Spore Disruption Analysis and Detection Limit Determination at Low Volume Amplifications (2-10 uL) of Bacillus globigii Using eTags

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In the post 9/11 world the threat of bioterrorism attacks in public venues has ignited a demand to develop a cost effective autonomous pathogen detection system capable of detecting the multitude of biological agents that can pose a threat to public safety. The major cost of such a pathogen detection system is the large volume of reagents it must expend. With the goal of reducing the reagent consumption, and therefore cost, of a pathogen detection system, we used the spore-forming bacteria Bacillus globigii (Bg) as a surrogate for the pathogen Bacillus anthracis (anthrax) to determine the lowest amplifiable volume and ... continued below

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Tracy, L. E. & Nasarabadi, S. L. August 4, 2005.

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In the post 9/11 world the threat of bioterrorism attacks in public venues has ignited a demand to develop a cost effective autonomous pathogen detection system capable of detecting the multitude of biological agents that can pose a threat to public safety. The major cost of such a pathogen detection system is the large volume of reagents it must expend. With the goal of reducing the reagent consumption, and therefore cost, of a pathogen detection system, we used the spore-forming bacteria Bacillus globigii (Bg) as a surrogate for the pathogen Bacillus anthracis (anthrax) to determine the lowest amplifiable volume and lowest concentration of amplified sonicated and unsonicated Bg spores that would still be detectable using capillary electrophoresis. We created a serial dilution of unsonicated Bg spores ranging in concentration from 10{sup 8} to 10{sup 1} cfu/mL. From each of these unsonicated spore dilutions we formed three aliquots that were sonicated to disrupt the spores. These sonicated aliquots were analyzed alongside the unsonicated spore samples for each dilution at reaction volumes of 25, 10, and 2 {micro}L. All samples were amplified through a polymerase chain reaction (PCR) in the presence of small fluorescent molecules known as electrophoretic tags (eTags), which were analyzed with capillary electrophoresis to detect the presence of certain nucleic acid signatures. Using this process, Bg samples with concentrations as low as 10{sup 1} cfu/mL and total reaction volumes of amplification as small as 2 mL were readily detectable. Interestingly, detection was more consistent for Bg samples with initial spore concentrations between 10{sup 6} and 10{sup 3} cfu/mL, with the higher and lower concentrations yielding less compelling results. The volume of the sample also affected the efficacy of detection, with detection for 2 {micro}L samples compromised in relation to 25 and 10 {micro}L samples. Detection of sonicated Bg spores appeared to be just as efficient and reliable as detection of unsonicated Bg spores. This work is a small portion of a much larger project being researched at LLNL and Sandia National Laboratory to develop a low cost briefcase size autonomous detector for small-scale 24/7 detection of a variety of common biothreat agents.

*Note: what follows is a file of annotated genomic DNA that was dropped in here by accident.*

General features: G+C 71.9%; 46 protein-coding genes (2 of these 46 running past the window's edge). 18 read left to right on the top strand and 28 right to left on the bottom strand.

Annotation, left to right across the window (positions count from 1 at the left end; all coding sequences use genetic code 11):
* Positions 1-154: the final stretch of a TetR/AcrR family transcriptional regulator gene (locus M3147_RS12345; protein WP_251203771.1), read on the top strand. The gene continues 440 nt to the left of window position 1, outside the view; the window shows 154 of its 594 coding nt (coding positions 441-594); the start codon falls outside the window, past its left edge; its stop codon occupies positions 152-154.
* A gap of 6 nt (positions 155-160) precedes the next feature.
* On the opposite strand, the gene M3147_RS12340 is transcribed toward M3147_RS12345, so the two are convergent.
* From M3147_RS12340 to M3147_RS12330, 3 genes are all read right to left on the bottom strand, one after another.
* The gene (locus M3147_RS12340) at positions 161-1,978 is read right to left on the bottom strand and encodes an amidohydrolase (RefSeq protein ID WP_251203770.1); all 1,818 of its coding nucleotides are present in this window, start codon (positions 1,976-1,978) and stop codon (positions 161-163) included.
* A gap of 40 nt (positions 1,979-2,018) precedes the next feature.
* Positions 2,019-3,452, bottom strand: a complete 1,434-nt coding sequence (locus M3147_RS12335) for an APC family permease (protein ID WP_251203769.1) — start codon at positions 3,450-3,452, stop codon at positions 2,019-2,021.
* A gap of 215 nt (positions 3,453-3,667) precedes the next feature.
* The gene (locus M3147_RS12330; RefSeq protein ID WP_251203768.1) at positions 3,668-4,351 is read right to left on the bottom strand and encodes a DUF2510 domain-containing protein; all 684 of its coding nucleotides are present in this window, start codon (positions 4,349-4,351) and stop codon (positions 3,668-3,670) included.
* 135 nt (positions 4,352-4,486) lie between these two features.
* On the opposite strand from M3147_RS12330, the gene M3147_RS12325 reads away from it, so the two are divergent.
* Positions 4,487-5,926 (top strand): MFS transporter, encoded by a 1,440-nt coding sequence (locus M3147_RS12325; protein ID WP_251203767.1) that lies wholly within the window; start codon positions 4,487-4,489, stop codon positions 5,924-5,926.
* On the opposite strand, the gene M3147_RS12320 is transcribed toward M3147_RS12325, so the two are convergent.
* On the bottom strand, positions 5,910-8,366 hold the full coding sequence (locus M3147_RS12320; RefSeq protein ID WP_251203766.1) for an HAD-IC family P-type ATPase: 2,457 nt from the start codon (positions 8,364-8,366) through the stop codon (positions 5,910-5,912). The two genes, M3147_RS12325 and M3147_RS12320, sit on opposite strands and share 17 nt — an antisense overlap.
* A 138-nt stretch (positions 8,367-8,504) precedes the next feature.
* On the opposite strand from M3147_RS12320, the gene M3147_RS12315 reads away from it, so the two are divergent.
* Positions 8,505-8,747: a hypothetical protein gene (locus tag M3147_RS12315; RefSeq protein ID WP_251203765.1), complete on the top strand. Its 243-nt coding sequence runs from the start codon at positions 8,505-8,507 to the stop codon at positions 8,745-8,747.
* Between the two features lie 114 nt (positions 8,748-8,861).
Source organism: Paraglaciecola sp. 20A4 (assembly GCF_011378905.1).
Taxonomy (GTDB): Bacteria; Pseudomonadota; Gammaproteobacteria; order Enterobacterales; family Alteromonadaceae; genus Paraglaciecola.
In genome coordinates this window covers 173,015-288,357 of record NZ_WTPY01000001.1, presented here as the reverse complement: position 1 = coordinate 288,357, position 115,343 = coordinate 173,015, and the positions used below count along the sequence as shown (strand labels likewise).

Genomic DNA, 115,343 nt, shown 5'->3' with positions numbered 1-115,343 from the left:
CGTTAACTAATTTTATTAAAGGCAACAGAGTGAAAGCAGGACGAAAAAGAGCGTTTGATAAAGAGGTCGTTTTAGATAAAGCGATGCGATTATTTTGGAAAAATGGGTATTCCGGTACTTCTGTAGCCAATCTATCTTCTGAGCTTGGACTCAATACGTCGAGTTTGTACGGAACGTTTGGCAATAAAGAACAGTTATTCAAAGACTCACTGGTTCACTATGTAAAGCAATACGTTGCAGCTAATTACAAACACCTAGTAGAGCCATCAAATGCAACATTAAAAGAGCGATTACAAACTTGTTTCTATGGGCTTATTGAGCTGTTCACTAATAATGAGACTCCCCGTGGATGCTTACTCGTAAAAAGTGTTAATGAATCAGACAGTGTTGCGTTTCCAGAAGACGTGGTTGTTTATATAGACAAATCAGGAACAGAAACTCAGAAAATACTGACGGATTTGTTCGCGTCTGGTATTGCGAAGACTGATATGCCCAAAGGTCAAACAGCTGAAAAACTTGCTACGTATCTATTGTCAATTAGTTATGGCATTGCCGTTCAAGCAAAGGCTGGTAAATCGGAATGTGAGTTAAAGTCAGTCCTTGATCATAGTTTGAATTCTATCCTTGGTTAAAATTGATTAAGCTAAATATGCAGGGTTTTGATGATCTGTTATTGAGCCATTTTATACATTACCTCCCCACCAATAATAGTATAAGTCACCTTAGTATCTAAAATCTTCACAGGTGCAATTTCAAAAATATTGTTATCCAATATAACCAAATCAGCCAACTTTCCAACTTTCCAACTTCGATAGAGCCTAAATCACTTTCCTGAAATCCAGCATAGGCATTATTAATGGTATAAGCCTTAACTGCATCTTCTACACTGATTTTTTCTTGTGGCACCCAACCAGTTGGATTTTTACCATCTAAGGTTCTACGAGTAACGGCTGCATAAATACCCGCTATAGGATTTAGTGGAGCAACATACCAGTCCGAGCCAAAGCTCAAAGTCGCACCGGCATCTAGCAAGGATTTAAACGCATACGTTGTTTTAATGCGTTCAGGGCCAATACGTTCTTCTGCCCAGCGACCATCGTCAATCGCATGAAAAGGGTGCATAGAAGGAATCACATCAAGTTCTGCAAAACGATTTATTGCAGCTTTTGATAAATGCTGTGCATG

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PDF-file: 17 pages; size: 0.3 Mbytes

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  • Report No.: UCRL-TR-214385
  • Grant Number: W-7405-ENG-48
  • DOI: 10.2172/919212 | External Link
  • Office of Scientific & Technical Information Report Number: 919212
  • Archival Resource Key: ark:/67531/metadc891082

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  • August 4, 2005

Added to The UNT Digital Library

  • Sept. 22, 2016, 2:13 a.m.

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  • Dec. 7, 2016, 9:39 p.m.

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Tracy, L. E. & Nasarabadi, S. L. Spore Disruption Analysis and Detection Limit Determination at Low Volume Amplifications (2-10 uL) of Bacillus globigii Using eTags, report, August 4, 2005; Livermore, California. (digital.library.unt.edu/ark:/67531/metadc891082/: accessed October 22, 2018), University of North Texas Libraries, Digital Library, digital.library.unt.edu; crediting UNT Libraries Government Documents Department.